New Warhorn Media post by Tim Bayly:
Thanks for working through the bill. What you say needs to be said. I know the authors of the bill wouldn’t disagree with your analysis, but they are in the midst of a body that will not allow them to be doctrinaire. Already they are pushing far past any point in recent history. The conservatives simply will not pass a bill that inhibits in vitro and contraception, or criminalizes abortion properly. Holly Gatlin, the director of the SC branch of NRL, has incredible clout and almost single-handedly determines the direction of the conservative caucus. She’s drawn those lines and most conservatives won’t cross them.
So, I say, pass the bill and then continue the work to form the consciences of the Republicans and a few pro-life Democrats on the remaining battle fronts.
Will there be consequences from its passage that we don’t foresee? Probably. There always are, even with what we might consider a perfect bill.
Meanwhile, we teach the truth to the souls in our churches and make sure they understand that there are lines they must not cross because to do so would be sin against God, even and especially when the State remains obtuse about it.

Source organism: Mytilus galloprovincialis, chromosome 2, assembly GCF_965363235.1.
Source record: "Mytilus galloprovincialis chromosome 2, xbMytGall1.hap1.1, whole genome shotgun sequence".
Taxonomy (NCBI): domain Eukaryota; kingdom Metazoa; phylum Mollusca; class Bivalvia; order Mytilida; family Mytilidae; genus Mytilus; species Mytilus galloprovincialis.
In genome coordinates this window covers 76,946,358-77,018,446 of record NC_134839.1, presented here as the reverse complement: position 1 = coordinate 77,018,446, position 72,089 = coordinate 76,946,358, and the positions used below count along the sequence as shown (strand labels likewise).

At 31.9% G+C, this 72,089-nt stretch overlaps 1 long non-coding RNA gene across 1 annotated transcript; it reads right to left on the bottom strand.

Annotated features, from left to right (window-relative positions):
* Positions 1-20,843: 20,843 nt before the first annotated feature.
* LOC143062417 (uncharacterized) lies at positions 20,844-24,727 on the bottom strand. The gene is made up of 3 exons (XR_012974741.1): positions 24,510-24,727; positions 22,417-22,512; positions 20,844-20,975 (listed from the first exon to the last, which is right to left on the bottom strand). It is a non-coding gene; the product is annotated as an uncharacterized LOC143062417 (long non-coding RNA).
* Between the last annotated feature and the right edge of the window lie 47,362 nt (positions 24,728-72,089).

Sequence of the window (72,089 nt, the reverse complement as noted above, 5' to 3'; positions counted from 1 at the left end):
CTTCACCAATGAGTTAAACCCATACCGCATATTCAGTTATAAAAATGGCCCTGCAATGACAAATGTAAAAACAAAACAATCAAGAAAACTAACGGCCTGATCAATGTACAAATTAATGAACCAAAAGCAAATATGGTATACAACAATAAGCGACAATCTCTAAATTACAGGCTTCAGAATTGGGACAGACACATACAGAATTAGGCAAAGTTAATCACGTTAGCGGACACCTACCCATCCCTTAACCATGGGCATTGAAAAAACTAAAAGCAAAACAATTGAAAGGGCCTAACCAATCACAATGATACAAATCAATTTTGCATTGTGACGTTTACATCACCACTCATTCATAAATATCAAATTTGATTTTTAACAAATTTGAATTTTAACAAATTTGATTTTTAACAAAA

Dear Andrew, I understand compromise, but two things: first, it’s entirely possible to compromise without being deceitful, and the language throughout this bill is deceitful concerning that most important thing they assume others will fill in their own definition of, which is conception. They know they’re misleading everyone, but they do it anyhow. What they should have said was “implantation, not conception.” They knew it. You know it. I know it.
Second, it’s one thing to compromise on writing in protection of (the majority) babies being murdered. Go ahead, if they must, and leave most of their state’s little ones unprotected. Sadly, though, what they did was positively protect the murderers and their methods of murder. IVF, preventing implantation through hormonal birth control, and so on.
I can think of a number of ways they could have avoided the lies of equivocating concerning conception; of signing onto protecting the majority of murders in their state; and yet still moved forward on anti-abortion legislation. The problem is they think their electorate won’t know the meaning of their smooth words they themselves wrote, edited, and are promoting.
Politics is dirty work. Legislation of every sort obfuscates.
The point is never about writing the clearest or honest legislation, but one that will garner sufficient support for it to pass, and of course that is limited by virtue of the constituents for each member voting.
After they vote, they need either the full support of the people in their districts, or slick language that will give them cover from too harsh a criticism.
The old joke remains: politics as in “poly” meaning many and “tics” being blood sucking insects.
You are right. They should clarify by defining conception as the moment of fertilization. There is a place in the bill where it is implied: